In 2019, he started a tenure track position at the University of Northern Iowa teaching foundational courses in Biology (e.g., Cell Structure and Function). Dr. Jackson’s research program is focused on bacterial nutrient acquisition in the insect midgut. Briefly, scientists in his program characterize host-microbe interactions in the lepidopteran (butterfly/moth) gastrointestinal tract using molecular techniques and elucidate the role of resident microorganisms in conferring resistance to colonization by potential pathogens. He has been recognized for his work with students at Northern Iowa with four awards specifically for his role as an advocate for new and transfer students and a research mentor to seven undergraduate students.
UTK Current Student
Amira Nailah Kahinde Cornish
Amira Nailah Kahinde Cornish was born on February 10, 1996 in Columbus, Ohio where she was raised. Amira was homeschooled through 4th grade and enrolled in public school from 5th-12th grade. She grew up participating in competitive cheerleading, basketball, and track. When asked what first sparked her interest in science, she recounted a camp experience where she made ice cream from scratch with the goal of understanding the chemistry behind using salt to lower the freezing point of water, a vital step to making ice cream and keeping our roads drivable during winter weather. After graduating from high school in 2014, Amira was admitted to Spelman College in Atlanta, Georgia which has been ranked as the number one HBCU (Historically Black Colleges and Universities) for thirteen years in a row. During her time at Spelman College, Amira took advantage of several research opportunities to explore her interests in science, specifically Biology. The first project she worked on was researching the psychology of child development. Though she enjoyed the work, she wanted to research more on biological factors which led to her second research project of studying Shiga-like toxin receptor sites in organisms. The last research project she worked on as an undergraduate was researching invasive and non-invasive insects as they relate to natural disasters. This was her first experience working with insects and helped focus her research interests when she was considering graduate programs to pursue.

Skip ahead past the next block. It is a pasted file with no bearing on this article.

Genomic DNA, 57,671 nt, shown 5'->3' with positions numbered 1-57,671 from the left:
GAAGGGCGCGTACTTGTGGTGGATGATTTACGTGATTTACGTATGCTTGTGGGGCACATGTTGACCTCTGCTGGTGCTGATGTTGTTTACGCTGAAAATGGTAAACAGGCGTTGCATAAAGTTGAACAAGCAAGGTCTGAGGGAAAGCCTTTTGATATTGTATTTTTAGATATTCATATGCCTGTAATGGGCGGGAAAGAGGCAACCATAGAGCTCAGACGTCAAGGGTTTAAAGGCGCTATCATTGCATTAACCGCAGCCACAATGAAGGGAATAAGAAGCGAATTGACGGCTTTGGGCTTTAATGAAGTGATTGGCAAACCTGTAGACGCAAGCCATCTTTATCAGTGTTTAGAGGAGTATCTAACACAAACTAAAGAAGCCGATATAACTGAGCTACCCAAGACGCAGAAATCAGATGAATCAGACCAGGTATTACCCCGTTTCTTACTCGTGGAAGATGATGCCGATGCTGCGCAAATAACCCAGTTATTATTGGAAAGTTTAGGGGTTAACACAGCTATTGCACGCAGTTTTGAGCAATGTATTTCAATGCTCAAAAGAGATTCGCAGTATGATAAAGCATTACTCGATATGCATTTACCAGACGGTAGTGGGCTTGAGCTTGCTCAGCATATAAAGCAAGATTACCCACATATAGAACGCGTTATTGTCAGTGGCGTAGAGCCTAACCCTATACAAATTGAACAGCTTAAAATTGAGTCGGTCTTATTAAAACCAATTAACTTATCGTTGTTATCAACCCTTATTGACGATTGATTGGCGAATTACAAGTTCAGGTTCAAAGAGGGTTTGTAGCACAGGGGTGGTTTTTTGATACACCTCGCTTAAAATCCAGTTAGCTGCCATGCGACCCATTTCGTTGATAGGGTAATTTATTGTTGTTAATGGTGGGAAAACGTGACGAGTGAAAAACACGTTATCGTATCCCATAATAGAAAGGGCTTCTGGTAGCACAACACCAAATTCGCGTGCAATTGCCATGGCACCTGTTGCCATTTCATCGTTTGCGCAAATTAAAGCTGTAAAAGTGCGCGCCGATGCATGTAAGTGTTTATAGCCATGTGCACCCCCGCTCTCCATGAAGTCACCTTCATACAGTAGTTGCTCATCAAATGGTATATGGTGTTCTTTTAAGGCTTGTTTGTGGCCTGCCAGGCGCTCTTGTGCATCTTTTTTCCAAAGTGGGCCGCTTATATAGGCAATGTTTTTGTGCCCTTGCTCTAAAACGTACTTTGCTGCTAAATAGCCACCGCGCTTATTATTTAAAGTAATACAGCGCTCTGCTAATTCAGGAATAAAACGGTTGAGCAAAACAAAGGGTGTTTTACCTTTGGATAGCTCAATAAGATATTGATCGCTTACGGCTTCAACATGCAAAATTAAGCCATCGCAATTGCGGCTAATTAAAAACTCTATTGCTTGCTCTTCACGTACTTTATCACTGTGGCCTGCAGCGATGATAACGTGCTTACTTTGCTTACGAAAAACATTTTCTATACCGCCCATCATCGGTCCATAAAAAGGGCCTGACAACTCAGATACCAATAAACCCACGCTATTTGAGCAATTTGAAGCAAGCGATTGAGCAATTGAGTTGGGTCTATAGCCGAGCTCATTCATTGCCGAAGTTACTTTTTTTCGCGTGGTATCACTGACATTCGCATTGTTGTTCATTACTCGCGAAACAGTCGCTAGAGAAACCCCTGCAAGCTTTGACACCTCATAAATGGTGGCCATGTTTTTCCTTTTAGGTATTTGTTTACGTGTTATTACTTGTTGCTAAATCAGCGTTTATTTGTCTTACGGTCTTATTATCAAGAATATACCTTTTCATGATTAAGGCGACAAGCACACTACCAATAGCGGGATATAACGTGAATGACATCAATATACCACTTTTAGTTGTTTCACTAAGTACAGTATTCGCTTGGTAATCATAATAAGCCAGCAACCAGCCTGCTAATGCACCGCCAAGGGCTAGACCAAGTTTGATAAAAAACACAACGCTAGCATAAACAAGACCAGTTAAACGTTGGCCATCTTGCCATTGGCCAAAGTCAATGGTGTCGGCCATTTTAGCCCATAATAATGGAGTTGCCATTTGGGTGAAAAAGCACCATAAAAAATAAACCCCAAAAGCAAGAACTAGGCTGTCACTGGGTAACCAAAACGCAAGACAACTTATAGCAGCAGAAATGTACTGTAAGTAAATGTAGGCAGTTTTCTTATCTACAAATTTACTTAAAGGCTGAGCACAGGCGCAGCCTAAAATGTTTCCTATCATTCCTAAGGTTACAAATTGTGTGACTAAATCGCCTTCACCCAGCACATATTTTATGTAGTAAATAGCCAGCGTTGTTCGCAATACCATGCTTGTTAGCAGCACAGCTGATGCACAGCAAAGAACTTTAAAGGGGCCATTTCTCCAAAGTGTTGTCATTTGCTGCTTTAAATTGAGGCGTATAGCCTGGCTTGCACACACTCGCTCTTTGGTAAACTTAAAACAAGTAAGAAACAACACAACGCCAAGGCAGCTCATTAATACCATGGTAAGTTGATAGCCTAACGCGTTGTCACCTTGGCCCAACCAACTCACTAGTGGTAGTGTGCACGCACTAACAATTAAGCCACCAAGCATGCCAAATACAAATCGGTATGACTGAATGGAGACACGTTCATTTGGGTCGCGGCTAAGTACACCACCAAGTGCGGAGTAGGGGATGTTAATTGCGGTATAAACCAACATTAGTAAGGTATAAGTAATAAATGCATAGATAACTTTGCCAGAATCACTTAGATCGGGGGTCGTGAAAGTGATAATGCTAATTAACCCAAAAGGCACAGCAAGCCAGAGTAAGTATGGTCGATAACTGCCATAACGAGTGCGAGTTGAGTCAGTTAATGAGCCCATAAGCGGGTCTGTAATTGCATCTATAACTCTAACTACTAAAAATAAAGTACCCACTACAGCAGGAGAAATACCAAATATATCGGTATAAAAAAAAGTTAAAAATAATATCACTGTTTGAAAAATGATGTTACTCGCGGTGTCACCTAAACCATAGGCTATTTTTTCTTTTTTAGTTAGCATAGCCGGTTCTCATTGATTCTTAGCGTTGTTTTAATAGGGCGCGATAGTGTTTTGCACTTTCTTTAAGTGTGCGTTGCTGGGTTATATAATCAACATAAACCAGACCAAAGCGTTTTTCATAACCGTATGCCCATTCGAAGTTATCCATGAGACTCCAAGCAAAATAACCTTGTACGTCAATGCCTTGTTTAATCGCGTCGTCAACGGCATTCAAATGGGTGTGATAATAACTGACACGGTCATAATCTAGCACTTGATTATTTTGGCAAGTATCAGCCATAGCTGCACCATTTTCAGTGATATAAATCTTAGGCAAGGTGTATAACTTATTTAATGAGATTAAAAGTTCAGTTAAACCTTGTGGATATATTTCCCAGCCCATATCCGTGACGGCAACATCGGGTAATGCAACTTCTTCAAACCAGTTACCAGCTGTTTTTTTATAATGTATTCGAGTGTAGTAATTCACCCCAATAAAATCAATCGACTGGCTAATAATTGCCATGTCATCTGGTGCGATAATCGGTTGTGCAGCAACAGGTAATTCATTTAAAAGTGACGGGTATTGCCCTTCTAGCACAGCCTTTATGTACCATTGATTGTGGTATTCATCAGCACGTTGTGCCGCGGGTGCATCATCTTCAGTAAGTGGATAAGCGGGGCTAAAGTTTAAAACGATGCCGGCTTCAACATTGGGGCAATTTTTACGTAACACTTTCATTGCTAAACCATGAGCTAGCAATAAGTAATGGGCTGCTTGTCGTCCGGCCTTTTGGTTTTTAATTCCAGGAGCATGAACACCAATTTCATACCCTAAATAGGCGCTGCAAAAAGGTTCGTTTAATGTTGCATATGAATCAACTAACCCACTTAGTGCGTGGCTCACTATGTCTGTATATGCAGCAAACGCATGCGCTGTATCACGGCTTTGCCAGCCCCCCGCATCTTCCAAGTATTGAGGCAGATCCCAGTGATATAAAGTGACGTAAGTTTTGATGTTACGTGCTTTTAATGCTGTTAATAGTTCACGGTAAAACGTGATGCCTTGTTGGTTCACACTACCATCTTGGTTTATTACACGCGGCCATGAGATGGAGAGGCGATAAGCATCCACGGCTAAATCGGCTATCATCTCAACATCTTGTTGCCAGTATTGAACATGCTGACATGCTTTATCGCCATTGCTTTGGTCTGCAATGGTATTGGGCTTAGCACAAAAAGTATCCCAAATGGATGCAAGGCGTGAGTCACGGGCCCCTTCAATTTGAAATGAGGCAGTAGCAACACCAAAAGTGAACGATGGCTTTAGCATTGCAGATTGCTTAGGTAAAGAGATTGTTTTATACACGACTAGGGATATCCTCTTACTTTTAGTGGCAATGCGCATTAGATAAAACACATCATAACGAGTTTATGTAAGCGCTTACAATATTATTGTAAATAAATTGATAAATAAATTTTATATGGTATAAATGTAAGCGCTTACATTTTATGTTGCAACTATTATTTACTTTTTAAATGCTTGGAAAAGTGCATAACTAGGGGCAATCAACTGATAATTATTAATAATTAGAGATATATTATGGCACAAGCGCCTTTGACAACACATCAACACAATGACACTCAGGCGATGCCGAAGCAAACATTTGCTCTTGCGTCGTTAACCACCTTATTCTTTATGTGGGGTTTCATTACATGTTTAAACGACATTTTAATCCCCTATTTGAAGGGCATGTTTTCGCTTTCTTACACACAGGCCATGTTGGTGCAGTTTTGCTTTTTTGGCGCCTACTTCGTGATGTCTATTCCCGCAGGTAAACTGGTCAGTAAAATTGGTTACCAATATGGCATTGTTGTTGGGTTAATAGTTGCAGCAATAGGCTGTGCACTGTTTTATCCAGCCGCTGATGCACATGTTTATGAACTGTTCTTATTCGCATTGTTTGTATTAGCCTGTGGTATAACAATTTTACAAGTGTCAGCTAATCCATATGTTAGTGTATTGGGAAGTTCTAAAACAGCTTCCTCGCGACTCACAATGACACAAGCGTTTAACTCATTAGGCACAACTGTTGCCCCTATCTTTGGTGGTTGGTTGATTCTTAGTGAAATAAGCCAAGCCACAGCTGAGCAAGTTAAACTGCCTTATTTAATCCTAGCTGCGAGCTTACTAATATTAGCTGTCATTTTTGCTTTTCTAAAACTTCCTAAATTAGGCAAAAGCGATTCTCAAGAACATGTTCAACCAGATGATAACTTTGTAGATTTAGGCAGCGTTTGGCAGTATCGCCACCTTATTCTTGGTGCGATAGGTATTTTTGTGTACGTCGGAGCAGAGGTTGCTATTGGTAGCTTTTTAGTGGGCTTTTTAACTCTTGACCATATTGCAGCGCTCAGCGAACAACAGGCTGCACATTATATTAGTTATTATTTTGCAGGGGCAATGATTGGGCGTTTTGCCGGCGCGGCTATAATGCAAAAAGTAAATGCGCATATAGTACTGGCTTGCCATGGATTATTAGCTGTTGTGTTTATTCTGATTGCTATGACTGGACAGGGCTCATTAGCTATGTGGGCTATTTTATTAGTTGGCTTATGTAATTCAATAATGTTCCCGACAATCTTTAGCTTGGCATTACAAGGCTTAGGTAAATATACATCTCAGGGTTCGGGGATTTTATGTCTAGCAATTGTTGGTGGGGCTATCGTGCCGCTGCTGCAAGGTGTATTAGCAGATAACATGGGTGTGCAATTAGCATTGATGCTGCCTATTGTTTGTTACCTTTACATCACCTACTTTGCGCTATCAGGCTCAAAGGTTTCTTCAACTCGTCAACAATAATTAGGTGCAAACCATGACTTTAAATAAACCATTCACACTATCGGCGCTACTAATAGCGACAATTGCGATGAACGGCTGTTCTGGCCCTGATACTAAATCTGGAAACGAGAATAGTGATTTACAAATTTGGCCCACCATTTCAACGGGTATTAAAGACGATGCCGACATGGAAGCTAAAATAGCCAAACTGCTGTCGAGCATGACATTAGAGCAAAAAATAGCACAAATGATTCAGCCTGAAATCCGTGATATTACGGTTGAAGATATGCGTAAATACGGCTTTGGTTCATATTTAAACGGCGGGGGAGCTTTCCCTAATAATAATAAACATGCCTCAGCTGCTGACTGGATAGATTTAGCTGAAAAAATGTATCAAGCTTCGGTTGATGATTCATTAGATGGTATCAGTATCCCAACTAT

While finishing her undergraduate career, Amira says the University of Tennessee Knoxville kept coming up in her browsing, and she was very interested in potential projects to work on within the department of Entomology and Plant Pathology. When she visited UT and met with her now advisor, Dr. Jerome Grant, she fondly remembered an outreach event in the UT Auditorium for children to attend to learn about insects. Amira began her graduate studies in the Fall of 2019 and is actively researching how to mitigate Crapemyrtle bark scale (CMBS), Acanthococcus (= Eriococcus) lagerstroemiae (Kuwana), an invasive pest from Asia that is a threat to the ornamental nursery industry, homeowners, and landscapers in the U.S. before it becomes an economic barrier for crape myrtle production and growth. Outside of the actual research she does, Amira is passionate about community outreach and engagement. During her research, Amira is frequently visiting neighborhoods in TN to assess signs of CMBS. This has prompted several opportunities for Amira to share with kids, teens, and adults what she is doing, why it’s important, and answer any questions they may have.
Another perk to moving to Knoxville, TN is being in the Appalachian Mountains. When not hunting in neighborhoods for CMBS, Amira enjoys getting outdoors with her pitbull, Star, pictured left.